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This ‘Quality of Mercy’ Is UNPLUGG’D


London Actors Bring Merchant of Venice to the Lobero

Five actors working with no sets, no theatrical costumes, and the words of William Shakespeare — that’s the demanding formula employed by Actors From a London Stage (AFLS) in its touring production of The Merchant of Venice, which is at Lobero Theatre this weekend. Despite the London association, it’s a homecoming of sorts for the company, which was founded here 25 years ago. At that time, UC Santa Barbara drama professor Homer Swander found himself disillusioned with local schools’ stodgy methods of teaching Shakespeare. “He felt the plays should not merely be read, but seen and heard,” said Merchant actor Christopher Staines. Joining forces with his friend Patrick Stewart, a stage actor who would later become famous on TV’s Star Trek, Swander took matters into his own hands. AFLS was founded as an educational outreach program, with company actors touring the world to lead high school and college drama students in interactive workshops, lectures, and seminars. Today, the troupe is based in London and domestically at the University of Notre Dame, with Swander — now a Gaucho emeritus — and Patrick Stewart as its co-founding directors. Merchant marks the group’s fifth consecutive annual Lobero engagement.

The actors of Merchant — all of whom boast extensive acting experience on both sides of the pond — particularly enjoy educating students about the world of Renaissance drama. “Generally,” Staines said, “we’re in residence at universities. But in Santa Barbara, we’ll be working with younger kids as well. It’s exciting because with the young ones, we can really help them understand Shakespeare.” Jeff Mills, education and community programs coordinator for the Lobero, added that AFLS is set to host 35 workshops in four days, involving 950 local students, on campus at Westmont College and Carpinteria High School, among others. “They’re going to be bringing Shakespeare to life for these kids. Playing with meter and rhyme, getting it into their heads,” Mills said. “Plays are meant to be seen and spoken, not read.” Throughout the years, he’s had a bird’s-eye view of the actors’ effect on their young charges. “By the end of class, I’ve seen kids up and excited. They can see that these works are relevant to their lives. Especially the kissing scenes, like in Romeo and Juliet,” he laughed.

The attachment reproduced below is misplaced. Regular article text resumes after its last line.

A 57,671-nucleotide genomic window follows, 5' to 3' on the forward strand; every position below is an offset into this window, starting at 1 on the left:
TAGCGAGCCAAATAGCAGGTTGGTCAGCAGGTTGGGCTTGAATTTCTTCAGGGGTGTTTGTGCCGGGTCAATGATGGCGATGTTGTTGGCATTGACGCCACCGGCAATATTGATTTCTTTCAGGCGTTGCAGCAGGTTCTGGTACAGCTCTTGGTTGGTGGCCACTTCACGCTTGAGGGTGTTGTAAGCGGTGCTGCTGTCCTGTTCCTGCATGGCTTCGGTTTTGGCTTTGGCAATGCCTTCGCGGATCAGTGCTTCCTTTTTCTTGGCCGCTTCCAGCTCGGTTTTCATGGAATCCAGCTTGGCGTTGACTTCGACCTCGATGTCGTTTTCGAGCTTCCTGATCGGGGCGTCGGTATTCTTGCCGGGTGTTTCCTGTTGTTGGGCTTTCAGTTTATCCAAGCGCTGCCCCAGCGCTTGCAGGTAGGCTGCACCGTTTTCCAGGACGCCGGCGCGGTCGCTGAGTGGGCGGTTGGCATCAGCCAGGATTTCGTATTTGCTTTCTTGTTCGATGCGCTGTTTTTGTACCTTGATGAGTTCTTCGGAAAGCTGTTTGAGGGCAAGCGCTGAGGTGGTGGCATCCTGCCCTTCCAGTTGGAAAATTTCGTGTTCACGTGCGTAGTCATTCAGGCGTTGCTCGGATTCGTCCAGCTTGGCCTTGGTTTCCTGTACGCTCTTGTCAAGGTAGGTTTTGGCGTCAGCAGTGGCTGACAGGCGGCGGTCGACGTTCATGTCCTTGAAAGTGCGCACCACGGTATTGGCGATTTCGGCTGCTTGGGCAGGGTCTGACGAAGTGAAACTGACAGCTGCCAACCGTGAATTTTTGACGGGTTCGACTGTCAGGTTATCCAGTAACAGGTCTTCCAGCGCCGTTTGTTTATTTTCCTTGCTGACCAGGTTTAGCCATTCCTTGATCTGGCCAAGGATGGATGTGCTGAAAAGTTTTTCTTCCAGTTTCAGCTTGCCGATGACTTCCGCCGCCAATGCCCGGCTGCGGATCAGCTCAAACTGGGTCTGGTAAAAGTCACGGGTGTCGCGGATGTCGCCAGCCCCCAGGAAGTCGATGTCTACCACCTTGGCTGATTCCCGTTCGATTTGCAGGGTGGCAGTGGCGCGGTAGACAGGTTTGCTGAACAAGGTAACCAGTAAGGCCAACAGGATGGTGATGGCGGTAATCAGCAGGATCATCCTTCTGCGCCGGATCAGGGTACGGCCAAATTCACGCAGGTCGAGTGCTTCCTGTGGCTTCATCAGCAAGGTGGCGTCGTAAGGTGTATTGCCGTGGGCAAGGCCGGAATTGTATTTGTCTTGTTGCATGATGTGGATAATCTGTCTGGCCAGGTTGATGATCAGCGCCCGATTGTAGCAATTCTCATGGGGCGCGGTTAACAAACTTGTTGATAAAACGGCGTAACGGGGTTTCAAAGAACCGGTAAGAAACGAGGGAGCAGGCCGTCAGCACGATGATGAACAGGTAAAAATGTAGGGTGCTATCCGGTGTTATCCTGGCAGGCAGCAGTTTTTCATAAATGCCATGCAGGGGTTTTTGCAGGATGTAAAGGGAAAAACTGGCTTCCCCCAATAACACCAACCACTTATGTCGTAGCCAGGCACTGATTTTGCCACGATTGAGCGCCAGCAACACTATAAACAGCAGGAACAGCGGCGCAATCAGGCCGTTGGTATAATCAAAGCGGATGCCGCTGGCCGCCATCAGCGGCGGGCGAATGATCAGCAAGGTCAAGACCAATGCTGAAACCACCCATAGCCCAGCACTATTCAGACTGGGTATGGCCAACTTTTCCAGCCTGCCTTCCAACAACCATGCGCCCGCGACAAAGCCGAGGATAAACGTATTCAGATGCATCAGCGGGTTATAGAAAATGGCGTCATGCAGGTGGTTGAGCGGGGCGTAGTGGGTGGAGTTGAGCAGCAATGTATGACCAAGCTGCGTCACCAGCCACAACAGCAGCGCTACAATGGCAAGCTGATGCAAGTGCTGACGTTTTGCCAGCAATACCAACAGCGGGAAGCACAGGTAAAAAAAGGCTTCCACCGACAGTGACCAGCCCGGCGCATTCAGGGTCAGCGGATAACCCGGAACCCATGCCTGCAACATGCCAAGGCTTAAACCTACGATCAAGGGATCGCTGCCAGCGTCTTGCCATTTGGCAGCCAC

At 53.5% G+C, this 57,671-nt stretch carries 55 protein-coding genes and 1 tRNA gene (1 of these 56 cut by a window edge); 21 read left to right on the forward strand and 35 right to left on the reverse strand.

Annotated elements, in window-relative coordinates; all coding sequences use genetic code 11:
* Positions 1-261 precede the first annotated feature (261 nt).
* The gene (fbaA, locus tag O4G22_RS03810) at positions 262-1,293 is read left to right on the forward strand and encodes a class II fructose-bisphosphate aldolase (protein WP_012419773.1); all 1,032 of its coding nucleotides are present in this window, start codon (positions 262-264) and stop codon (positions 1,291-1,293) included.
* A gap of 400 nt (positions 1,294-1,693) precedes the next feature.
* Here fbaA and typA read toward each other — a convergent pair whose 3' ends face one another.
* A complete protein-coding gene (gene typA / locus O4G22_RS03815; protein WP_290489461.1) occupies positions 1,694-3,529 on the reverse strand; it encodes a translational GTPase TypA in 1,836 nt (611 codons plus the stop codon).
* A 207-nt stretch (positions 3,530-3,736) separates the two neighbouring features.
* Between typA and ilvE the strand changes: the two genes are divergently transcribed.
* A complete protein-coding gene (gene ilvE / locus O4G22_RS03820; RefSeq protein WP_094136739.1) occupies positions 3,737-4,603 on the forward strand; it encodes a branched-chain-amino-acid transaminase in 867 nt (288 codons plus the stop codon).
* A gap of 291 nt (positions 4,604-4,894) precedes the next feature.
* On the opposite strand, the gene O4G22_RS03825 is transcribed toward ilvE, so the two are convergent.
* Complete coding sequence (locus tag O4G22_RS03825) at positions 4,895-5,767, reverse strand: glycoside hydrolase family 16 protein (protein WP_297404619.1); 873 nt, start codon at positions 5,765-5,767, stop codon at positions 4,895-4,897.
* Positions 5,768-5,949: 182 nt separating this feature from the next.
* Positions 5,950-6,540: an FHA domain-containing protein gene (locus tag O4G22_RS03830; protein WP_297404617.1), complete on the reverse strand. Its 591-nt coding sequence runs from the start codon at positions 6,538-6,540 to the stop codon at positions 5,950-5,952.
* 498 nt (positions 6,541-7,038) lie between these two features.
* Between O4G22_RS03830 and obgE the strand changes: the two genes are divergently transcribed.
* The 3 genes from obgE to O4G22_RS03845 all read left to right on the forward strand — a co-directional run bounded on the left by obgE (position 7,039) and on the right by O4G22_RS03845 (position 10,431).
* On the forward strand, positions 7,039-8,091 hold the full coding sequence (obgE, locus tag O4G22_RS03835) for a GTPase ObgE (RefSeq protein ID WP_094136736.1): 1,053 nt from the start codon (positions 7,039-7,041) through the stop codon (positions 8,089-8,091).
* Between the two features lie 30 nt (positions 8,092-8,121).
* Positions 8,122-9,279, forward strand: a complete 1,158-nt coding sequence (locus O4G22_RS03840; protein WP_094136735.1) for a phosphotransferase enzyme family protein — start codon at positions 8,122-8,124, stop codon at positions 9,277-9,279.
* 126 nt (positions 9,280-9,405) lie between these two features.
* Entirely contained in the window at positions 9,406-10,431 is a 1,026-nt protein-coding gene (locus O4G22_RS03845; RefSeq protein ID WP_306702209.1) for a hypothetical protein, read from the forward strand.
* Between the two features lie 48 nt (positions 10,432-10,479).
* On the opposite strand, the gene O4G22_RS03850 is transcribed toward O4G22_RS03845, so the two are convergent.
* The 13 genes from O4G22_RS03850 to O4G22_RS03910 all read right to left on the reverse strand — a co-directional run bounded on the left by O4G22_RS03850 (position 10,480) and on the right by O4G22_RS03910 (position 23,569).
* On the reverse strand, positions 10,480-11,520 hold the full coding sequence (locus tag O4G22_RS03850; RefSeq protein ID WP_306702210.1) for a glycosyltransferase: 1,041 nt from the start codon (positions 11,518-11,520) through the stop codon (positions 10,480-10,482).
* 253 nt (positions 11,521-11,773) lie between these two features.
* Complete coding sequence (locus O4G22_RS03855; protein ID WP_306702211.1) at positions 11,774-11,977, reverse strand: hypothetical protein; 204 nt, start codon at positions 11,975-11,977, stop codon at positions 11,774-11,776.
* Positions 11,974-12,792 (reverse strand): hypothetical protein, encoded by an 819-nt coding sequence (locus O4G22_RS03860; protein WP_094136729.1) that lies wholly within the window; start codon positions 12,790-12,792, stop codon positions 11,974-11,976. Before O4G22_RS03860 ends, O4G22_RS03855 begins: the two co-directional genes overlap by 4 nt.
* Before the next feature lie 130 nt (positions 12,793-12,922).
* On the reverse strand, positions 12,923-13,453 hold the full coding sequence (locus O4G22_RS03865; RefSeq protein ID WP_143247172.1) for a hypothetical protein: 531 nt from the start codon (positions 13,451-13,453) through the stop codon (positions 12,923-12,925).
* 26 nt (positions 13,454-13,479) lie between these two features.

For adults, the Lobero performances should be equally engrossing. The five actors perform on a bare stage, and they don’t wear special costumes. “It’s exposing and exciting, all our own creation,” Staines said. “There’s nothing to hide behind. It’s on us to pull it off … you never know what’s going to be thrown your way.” Trained at Oxford, Staines is well known in London’s West End, having performed extensively at the Donmar Warehouse and National Theatre. But for him, AFLS has proved a new experience, especially given the intricacies and difficulties of staging Merchant. Because the five men cover every role, each one plays more than one character. Sometimes an actor will embody both characters in a two-person scene, distinguishing each figure with a unique mannerism or a simple prop — a change in accent, a pair of sunglasses. “It gives us an extra spurt of energy,” he said. “And it challenges the audience’s imaginations. We help them see two people when there’s only one.”

The actors also wear multiple hats behind the scenes. Unlike most theatrical productions, Merchant does not have an outside helper. Instead, the five men act as a directorial team. “We help each other,” Staines explained. “During rehearsals, if all five of us are in a scene, one actor will keep popping out of formation to look at the overall staging and see what we need to change.” The play is thus open to all kinds of interpretation, and the actors take liberties.

Staines, for example, plays the Prince of Aragon as a flamboyant Spaniard. (Master Will would no doubt have enjoyed this.) Staines felt he and his comrades are enlivening Santa Barbara audiences with a unique, unprecedented retelling of the show. “We bring an extra element of fun to the play,” he said, pausing. “But how on earth five people put on Merchant of Venice in its entirety, I don’t know. It’s just like walking a tightrope, scary and exhilarating at the same time. By the end, we do feel like we’ve finished an acrobatic feat.”

4·1·1 Merchant of Venice, presented by Actors From a London Stage, shows at Lobero Theatre on Friday, March 10 at 7 p.m. and Saturday, March 11 at 7 p.m. Tickets are $20-$50. For more information and to order tickets, see lobero.com.



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